The type of clothes, accessories and supplies you should pack for your visit to Ecuador depends on the area(s) you plan to visit.

What to Pack for the Mountain Region – Cuenca, Quito, etc.

San Francisco Plaza New Cathedral Cuenca Ecuador

When you’re packing for your trip to the mountain cities in Ecuador, bring clothes that you can layer. The temperature can vary widely throughout the day in the mountain cities, from 40°F (4°C) when you wake up to 85°F (30°C) by mid-afternoon when the sun is out.

It can also vary widely within the span of an hour, going from sunny and warm to cool and rainy so you always want an umbrella, rain jacket, hat, sunglasses, sunscreen, water and a small backpack to carry everything. Bring comfortable shoes because Ecuadorian mountain cities are very walkable.

We don’t recommend hiking shoes or boots for the cities because the sidewalks are hard and uneven so the cleats can cause you to trip on things. However, if you plan to visit El Cajas National Park or go hiking in other natural settings, you’ll want a good pair of hikers and maybe walking sticks.

What to Pack for the Ecuador Pacific Coast, Galapagos and Amazon Regions

Guayaquil Ecuador Building Cerro Santa Ana

In general, you’ll want to pack shorts, sandals, short sleeve shirts, a hat/do-rag, sunglasses, sunscreen, bug repellant and your bathing suits when you visit the warmer regions of Ecuador.

You also may want hiking shoes and pants, as well as a backpack with a camelback for water if you’re planning any jungle hikes.

If you’re planning to visit the coast or the Galapagos during the cooler months from June through November, you may want to bring a mask, snorkeling gear, a lightweight wetsuit for swimming or surfing, a light jacket or windbreaker, and some light pants.

Conclusion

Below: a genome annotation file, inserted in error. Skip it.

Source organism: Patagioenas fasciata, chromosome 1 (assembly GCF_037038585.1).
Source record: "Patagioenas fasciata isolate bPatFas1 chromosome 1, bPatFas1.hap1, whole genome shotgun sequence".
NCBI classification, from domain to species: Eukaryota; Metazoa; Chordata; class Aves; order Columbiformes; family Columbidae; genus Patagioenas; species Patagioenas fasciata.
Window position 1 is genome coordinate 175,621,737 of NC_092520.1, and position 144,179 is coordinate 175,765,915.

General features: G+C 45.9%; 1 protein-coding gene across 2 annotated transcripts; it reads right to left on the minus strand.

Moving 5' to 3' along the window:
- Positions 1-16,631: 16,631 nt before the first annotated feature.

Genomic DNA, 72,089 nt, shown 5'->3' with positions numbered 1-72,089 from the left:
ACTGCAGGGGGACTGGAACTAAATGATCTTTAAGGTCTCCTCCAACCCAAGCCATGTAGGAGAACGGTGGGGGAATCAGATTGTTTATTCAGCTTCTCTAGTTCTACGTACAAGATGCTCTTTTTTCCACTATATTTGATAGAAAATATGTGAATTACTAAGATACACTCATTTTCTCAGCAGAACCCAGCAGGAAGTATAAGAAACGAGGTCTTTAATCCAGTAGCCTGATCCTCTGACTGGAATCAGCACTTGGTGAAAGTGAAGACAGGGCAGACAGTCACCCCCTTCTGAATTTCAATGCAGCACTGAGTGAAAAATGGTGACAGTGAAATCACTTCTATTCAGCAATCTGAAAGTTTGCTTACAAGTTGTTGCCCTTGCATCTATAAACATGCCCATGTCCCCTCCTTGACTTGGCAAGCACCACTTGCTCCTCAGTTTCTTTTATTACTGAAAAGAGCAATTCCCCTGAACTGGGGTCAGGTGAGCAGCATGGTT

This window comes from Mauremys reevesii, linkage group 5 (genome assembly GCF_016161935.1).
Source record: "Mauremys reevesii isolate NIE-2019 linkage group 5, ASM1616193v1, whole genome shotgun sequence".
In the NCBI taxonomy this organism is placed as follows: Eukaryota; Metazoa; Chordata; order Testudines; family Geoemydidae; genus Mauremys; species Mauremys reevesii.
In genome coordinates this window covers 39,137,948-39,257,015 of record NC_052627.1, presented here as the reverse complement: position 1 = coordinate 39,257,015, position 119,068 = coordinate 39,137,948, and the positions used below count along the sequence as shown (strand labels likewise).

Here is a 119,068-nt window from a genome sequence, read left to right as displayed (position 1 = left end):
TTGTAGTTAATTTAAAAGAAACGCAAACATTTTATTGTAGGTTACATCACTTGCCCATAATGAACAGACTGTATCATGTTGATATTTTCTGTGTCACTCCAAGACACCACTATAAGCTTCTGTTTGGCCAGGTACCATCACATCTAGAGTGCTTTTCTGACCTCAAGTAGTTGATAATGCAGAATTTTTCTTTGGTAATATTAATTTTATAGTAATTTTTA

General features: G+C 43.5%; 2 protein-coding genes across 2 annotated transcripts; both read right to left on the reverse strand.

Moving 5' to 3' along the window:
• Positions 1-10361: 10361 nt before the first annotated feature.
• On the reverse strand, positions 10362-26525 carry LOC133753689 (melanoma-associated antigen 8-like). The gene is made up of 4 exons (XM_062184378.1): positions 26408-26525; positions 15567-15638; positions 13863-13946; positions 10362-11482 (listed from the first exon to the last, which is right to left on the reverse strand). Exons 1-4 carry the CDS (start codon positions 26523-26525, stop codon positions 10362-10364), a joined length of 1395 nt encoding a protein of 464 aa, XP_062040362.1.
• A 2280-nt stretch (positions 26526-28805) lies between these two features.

To recap, Ecuadorians call winter “summer” and summer “winter,” but we’re guests in their country so we should use the terms they’ve been taught since childhood.

However, if your goal is to lay on the beach and get a suntan or enjoy water sports, you’ll want to come during “winter,” which is from December through May. If you want to visit when there are fewer tourists and it’s more tranquilo, or you want to go humpback whale watching, the best time to visit is from June through November. The height of whale season is from July through the end of September.

What to pack for your trip to Ecuador depends largely on when you visit and where you visit, but as a general rule, pack layers and bring good shoes because you’ll be walking a lot. But don’t worry too much if you forget something because you can always buy it in Ecuador and help out the local economy.

Ecuador is a WONDERFUL place to visit as a tourist or live as an expat/immigrant. If you’re considering a move to Ecuador, you might want to checkout our Start Here Series, which is full of useful information that will help reduce the mystery of moving abroad.


Follow Us on Social Media

Download Our Ecuador Cost of Moving & Living Calculator

Ecuador Costs of Moving and LivingEach Friday, we send out a newsletter with some expat-relevant news from Ecuador. It's a great way to stay up-to-date with what's going on in Ecuador.